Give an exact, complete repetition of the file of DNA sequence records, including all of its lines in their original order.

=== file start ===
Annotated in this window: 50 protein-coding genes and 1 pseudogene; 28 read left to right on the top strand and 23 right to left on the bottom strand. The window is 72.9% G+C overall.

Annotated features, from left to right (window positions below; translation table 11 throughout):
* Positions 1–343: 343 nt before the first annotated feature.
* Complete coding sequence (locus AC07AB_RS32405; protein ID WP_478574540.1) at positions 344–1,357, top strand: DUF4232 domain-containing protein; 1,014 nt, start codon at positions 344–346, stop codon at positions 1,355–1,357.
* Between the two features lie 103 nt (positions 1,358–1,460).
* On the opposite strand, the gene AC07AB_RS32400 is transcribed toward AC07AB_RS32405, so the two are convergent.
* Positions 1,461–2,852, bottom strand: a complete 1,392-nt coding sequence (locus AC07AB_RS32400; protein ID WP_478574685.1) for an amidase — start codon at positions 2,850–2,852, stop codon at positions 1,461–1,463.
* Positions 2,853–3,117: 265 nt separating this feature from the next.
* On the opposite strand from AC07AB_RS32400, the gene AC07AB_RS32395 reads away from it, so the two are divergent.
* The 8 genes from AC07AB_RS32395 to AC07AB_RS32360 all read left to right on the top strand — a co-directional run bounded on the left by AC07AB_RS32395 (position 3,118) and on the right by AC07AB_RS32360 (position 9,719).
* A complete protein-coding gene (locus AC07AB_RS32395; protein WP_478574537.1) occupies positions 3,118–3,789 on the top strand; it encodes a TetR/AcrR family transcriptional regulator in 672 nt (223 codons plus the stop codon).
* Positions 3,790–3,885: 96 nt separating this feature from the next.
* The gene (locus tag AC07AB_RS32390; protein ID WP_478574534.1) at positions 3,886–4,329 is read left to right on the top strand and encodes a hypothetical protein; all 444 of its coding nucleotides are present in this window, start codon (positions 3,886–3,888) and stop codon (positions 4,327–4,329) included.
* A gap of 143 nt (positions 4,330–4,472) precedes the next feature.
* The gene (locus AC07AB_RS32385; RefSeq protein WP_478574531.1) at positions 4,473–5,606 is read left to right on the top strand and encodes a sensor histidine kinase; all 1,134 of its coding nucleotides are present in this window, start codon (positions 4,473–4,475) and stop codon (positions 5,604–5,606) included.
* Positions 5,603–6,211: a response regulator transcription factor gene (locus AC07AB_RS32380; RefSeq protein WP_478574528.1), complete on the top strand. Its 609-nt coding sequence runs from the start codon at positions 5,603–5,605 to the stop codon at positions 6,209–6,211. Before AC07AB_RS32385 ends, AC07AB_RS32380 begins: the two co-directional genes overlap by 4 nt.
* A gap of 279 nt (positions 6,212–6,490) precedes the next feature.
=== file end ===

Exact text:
Annotated in this window: 50 protein-coding genes and 1 pseudogene; 28 read left to right on the top strand and 23 right to left on the bottom strand. The window is 72.9% G+C overall.

Annotated features, from left to right (window positions below; translation table 11 throughout):
* Positions 1–343: 343 nt before the first annotated feature.
* Complete coding sequence (locus AC07AB_RS32405; protein ID WP_478574540.1) at positions 344–1,357, top strand: DUF4232 domain-containing protein; 1,014 nt, start codon at positions 344–346, stop codon at positions 1,355–1,357.
* Between the two features lie 103 nt (positions 1,358–1,460).
* On the opposite strand, the gene AC07AB_RS32400 is transcribed toward AC07AB_RS32405, so the two are convergent.
* Positions 1,461–2,852, bottom strand: a complete 1,392-nt coding sequence (locus AC07AB_RS32400; protein ID WP_478574685.1) for an amidase — start codon at positions 2,850–2,852, stop codon at positions 1,461–1,463.
* Positions 2,853–3,117: 265 nt separating this feature from the next.
* On the opposite strand from AC07AB_RS32400, the gene AC07AB_RS32395 reads away from it, so the two are divergent.
* The 8 genes from AC07AB_RS32395 to AC07AB_RS32360 all read left to right on the top strand — a co-directional run bounded on the left by AC07AB_RS32395 (position 3,118) and on the right by AC07AB_RS32360 (position 9,719).
* A complete protein-coding gene (locus AC07AB_RS32395; protein WP_478574537.1) occupies positions 3,118–3,789 on the top strand; it encodes a TetR/AcrR family transcriptional regulator in 672 nt (223 codons plus the stop codon).
* Positions 3,790–3,885: 96 nt separating this feature from the next.
* The gene (locus tag AC07AB_RS32390; protein ID WP_478574534.1) at positions 3,886–4,329 is read left to right on the top strand and encodes a hypothetical protein; all 444 of its coding nucleotides are present in this window, start codon (positions 3,886–3,888) and stop codon (positions 4,327–4,329) included.
* A gap of 143 nt (positions 4,330–4,472) precedes the next feature.
* The gene (locus AC07AB_RS32385; RefSeq protein WP_478574531.1) at positions 4,473–5,606 is read left to right on the top strand and encodes a sensor histidine kinase; all 1,134 of its coding nucleotides are present in this window, start codon (positions 4,473–4,475) and stop codon (positions 5,604–5,606) included.
* Positions 5,603–6,211: a response regulator transcription factor gene (locus AC07AB_RS32380; RefSeq protein WP_478574528.1), complete on the top strand. Its 609-nt coding sequence runs from the start codon at positions 5,603–5,605 to the stop codon at positions 6,209–6,211. Before AC07AB_RS32385 ends, AC07AB_RS32380 begins: the two co-directional genes overlap by 4 nt.
* A gap of 279 nt (positions 6,212–6,490) precedes the next feature.